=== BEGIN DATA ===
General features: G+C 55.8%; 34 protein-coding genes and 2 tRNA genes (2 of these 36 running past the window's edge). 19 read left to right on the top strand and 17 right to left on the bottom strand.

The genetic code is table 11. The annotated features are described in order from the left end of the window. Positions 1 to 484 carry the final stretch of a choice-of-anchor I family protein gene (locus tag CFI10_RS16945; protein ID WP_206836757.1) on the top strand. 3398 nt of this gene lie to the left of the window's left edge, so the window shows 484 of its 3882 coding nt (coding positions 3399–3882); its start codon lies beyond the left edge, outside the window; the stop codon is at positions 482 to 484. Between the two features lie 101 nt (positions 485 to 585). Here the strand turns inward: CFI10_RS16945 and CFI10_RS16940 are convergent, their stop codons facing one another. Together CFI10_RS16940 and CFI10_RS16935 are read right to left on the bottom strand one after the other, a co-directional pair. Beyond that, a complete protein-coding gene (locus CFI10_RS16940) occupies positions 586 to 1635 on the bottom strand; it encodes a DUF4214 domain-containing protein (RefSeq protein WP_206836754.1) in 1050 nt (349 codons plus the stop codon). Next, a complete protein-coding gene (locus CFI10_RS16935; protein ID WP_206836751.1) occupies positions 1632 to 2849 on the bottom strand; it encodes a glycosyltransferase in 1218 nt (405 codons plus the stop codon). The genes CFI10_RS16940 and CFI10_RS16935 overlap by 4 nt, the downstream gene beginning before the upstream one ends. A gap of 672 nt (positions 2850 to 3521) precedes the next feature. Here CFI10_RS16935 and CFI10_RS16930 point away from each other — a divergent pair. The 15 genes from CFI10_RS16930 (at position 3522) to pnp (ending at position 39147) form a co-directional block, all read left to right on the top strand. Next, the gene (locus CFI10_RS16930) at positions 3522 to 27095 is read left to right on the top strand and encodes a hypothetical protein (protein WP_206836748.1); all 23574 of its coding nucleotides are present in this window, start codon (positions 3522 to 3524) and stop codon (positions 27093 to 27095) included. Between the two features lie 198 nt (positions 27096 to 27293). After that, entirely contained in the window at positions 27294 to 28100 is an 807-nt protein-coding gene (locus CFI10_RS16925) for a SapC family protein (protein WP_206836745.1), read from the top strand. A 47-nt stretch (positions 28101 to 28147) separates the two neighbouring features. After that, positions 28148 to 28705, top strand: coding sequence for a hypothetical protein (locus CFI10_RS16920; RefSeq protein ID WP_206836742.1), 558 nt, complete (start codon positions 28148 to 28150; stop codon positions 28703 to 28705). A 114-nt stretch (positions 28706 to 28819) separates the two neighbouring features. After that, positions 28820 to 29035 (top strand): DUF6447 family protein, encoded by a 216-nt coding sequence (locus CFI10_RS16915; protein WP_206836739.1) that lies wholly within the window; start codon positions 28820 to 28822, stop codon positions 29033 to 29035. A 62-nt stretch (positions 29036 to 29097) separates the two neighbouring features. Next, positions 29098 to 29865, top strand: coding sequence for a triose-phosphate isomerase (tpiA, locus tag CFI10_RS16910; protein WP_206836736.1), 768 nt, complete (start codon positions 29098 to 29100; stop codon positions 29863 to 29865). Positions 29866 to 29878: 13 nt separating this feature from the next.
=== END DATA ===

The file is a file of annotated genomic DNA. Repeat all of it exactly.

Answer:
General features: G+C 55.8%; 34 protein-coding genes and 2 tRNA genes (2 of these 36 running past the window's edge). 19 read left to right on the top strand and 17 right to left on the bottom strand.

The genetic code is table 11. The annotated features are described in order from the left end of the window. Positions 1 to 484 carry the final stretch of a choice-of-anchor I family protein gene (locus tag CFI10_RS16945; protein ID WP_206836757.1) on the top strand. 3398 nt of this gene lie to the left of the window's left edge, so the window shows 484 of its 3882 coding nt (coding positions 3399–3882); its start codon lies beyond the left edge, outside the window; the stop codon is at positions 482 to 484. Between the two features lie 101 nt (positions 485 to 585). Here the strand turns inward: CFI10_RS16945 and CFI10_RS16940 are convergent, their stop codons facing one another. Together CFI10_RS16940 and CFI10_RS16935 are read right to left on the bottom strand one after the other, a co-directional pair. Beyond that, a complete protein-coding gene (locus CFI10_RS16940) occupies positions 586 to 1635 on the bottom strand; it encodes a DUF4214 domain-containing protein (RefSeq protein WP_206836754.1) in 1050 nt (349 codons plus the stop codon). Next, a complete protein-coding gene (locus CFI10_RS16935; protein ID WP_206836751.1) occupies positions 1632 to 2849 on the bottom strand; it encodes a glycosyltransferase in 1218 nt (405 codons plus the stop codon). The genes CFI10_RS16940 and CFI10_RS16935 overlap by 4 nt, the downstream gene beginning before the upstream one ends. A gap of 672 nt (positions 2850 to 3521) precedes the next feature. Here CFI10_RS16935 and CFI10_RS16930 point away from each other — a divergent pair. The 15 genes from CFI10_RS16930 (at position 3522) to pnp (ending at position 39147) form a co-directional block, all read left to right on the top strand. Next, the gene (locus CFI10_RS16930) at positions 3522 to 27095 is read left to right on the top strand and encodes a hypothetical protein (protein WP_206836748.1); all 23574 of its coding nucleotides are present in this window, start codon (positions 3522 to 3524) and stop codon (positions 27093 to 27095) included. Between the two features lie 198 nt (positions 27096 to 27293). After that, entirely contained in the window at positions 27294 to 28100 is an 807-nt protein-coding gene (locus CFI10_RS16925) for a SapC family protein (protein WP_206836745.1), read from the top strand. A 47-nt stretch (positions 28101 to 28147) separates the two neighbouring features. After that, positions 28148 to 28705, top strand: coding sequence for a hypothetical protein (locus CFI10_RS16920; RefSeq protein ID WP_206836742.1), 558 nt, complete (start codon positions 28148 to 28150; stop codon positions 28703 to 28705). A 114-nt stretch (positions 28706 to 28819) separates the two neighbouring features. After that, positions 28820 to 29035 (top strand): DUF6447 family protein, encoded by a 216-nt coding sequence (locus CFI10_RS16915; protein WP_206836739.1) that lies wholly within the window; start codon positions 28820 to 28822, stop codon positions 29033 to 29035. A 62-nt stretch (positions 29036 to 29097) separates the two neighbouring features. Next, positions 29098 to 29865, top strand: coding sequence for a triose-phosphate isomerase (tpiA, locus tag CFI10_RS16910; protein WP_206836736.1), 768 nt, complete (start codon positions 29098 to 29100; stop codon positions 29863 to 29865). Positions 29866 to 29878: 13 nt separating this feature from the next.